Really Bad is MUCH Better than Nothing and Really Great Isn’t Much Better than Bad

01_luke Guest post by Luke Hohmann of Enthiosys.

Product Managers, Agile or otherwise, are asked to create a fair number of documents. Even when we’ve replaced our “Big” MRDs with vision Statements, Roadmaps, and Backlogs, most of us are still expected to clearly document:

  • Who we’re serving (e.g., target markets, market segments)
  • Why they care (e.g., benefits of product often expressed in ROI)
  • Why we care (e.g., market size, total available market, total addressable market, growth, and share)
  • How we’ll reach them (e.g., sales channels, partner structures)
  • Our sustainable competitive advantage
  • The competitive landscape
  • Personas
  • and… ???

My point is that even the most minimalistic approach to Product Management has a Product Manager creating a fairly large number of documents. Which doesn’t concern me, because these are quite sensible documents to create.

What does concern me is that I’ve seeing an increasing number of product managers who are avoiding creating these basic artifacts. The conversation goes something like this:

Luke: “Francesca, can you show me your personas?”
Francesca: “Oh yeah—personas. They’re really great. I like the cooper format, but I also think the format I learned from Pragmatic Marketing is really neat”.
Luke: “Yes, both formats are quite useful. I’ll be OK with either. Can you show me your personas?”
Francesca: “Well, you see, that’s the thing. We don’t have personas. You see, we really didn’t have all the time we wanted to create the persona format that we thought would be great. And since we couldn’t create a really great persona we decided just to skip it.”

Push the big red button labeled “STOP”.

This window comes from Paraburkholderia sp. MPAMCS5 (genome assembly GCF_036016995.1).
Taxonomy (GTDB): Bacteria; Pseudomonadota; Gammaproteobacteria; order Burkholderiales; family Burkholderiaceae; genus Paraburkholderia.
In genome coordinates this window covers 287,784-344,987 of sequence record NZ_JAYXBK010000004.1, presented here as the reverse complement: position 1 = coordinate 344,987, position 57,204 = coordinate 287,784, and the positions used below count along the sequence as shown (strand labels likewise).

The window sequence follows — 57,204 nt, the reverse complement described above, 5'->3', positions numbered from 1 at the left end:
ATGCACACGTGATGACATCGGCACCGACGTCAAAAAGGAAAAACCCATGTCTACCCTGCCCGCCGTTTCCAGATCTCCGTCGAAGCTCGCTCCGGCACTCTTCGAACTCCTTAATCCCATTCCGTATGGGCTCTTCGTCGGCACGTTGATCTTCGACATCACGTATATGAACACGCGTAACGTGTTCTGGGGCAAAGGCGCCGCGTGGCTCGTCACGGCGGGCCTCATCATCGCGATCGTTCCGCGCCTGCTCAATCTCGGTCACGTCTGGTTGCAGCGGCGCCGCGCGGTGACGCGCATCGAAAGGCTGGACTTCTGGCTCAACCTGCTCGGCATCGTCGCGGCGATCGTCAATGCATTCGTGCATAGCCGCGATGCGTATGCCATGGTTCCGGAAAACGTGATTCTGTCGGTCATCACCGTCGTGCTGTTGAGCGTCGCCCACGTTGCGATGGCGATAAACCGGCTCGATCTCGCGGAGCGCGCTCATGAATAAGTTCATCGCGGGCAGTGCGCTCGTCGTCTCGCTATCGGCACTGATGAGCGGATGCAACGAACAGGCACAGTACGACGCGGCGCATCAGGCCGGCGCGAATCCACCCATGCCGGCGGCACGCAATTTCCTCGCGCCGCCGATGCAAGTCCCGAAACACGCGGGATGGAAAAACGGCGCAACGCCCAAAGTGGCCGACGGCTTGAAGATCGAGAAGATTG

Just because you can’t create a “really great” anything does not mean you should skip it.

Yes, I know. Writing a really great persona is hard. But a really great persona is merely better than a good persona. And a good persona (which looks “bad” in comparison to a really great persona) is MUCH, MUCH, MUCH better than a bad persona. Logically:

“bad” Product Management deliverable >> NO deliverable

“really great” Product Management deliverable > “good” Product Management deliverable

To help get you started, I hereby proclaim that creating “bad” deliverables is OK. Specifically:

  • It is OK to have a persona without just the right picture.
  • It is OK to define your Total Addressable Market as a “reasonable guess” Low-to-High estimate of your Total Available Market
  • It is OK to have a roadmap that only projects 12 months into the future
  • It is OK to define your initial market segment as the “customers who bought from us”
  • It is MORE than OK to define your ROI in less than 12 lines of Excel
  • It is OK to focus more on your customers and than your competitors

What do you need permission to create badly?

 

Luke is a recognized expert on agile product management of software products and a former senior software product manager at four companies. He is also the author of three books  and numerous articles on software product management. He is also a frequent speaker at software and other industry events.  Before founding Enthiosys in 2003, Luke was vice president of business development in the U.S. for Aladdin Knowledge Systems; vice president of engineering and product development at Aurigin Systems Inc.; education technical director at ObjectSpace Inc.; and vice president of systems engineering at EDS Fleet Services.

 

Interested in being a Guest Blogger on The Product Guy? Contact me.

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